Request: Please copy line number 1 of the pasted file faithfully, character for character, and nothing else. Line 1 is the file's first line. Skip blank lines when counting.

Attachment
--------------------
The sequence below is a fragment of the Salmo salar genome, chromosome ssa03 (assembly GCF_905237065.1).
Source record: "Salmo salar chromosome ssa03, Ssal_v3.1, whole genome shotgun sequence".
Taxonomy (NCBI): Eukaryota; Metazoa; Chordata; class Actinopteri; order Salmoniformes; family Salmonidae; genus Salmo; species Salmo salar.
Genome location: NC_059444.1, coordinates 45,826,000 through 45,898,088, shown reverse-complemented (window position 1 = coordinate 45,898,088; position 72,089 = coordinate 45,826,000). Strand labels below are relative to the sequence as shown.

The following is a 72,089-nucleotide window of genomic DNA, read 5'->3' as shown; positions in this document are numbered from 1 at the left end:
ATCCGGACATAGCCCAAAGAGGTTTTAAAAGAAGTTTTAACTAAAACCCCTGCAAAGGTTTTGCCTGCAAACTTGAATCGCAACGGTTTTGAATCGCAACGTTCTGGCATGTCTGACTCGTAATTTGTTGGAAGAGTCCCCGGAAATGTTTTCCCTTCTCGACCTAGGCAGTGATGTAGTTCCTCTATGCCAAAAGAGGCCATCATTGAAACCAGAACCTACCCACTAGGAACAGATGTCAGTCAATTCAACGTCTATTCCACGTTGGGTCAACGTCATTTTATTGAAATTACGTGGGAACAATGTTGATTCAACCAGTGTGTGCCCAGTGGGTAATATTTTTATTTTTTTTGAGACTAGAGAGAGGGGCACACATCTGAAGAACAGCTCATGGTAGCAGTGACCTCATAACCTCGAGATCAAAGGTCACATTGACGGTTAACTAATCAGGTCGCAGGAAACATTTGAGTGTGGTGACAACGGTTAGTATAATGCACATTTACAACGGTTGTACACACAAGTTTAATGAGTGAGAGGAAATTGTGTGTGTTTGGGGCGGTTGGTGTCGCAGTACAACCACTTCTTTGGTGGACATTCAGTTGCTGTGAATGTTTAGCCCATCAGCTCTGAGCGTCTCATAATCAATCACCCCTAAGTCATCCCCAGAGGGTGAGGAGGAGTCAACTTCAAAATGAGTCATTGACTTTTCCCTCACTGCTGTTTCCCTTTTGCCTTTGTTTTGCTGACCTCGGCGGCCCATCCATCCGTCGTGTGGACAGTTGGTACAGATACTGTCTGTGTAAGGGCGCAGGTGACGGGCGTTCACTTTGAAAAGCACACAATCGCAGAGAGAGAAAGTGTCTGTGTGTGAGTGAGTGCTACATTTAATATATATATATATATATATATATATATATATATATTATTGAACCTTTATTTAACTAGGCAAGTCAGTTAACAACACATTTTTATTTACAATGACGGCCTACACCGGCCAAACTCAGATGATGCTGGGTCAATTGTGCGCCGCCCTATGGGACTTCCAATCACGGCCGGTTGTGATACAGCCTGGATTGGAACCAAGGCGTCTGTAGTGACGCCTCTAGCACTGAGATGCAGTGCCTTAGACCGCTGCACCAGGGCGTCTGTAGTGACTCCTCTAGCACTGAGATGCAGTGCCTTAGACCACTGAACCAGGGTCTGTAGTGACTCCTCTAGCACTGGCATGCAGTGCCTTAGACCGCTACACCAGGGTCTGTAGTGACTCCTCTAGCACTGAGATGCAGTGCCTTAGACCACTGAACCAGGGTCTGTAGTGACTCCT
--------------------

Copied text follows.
The sequence below is a fragment of the Salmo salar genome, chromosome ssa03 (assembly GCF_905237065.1).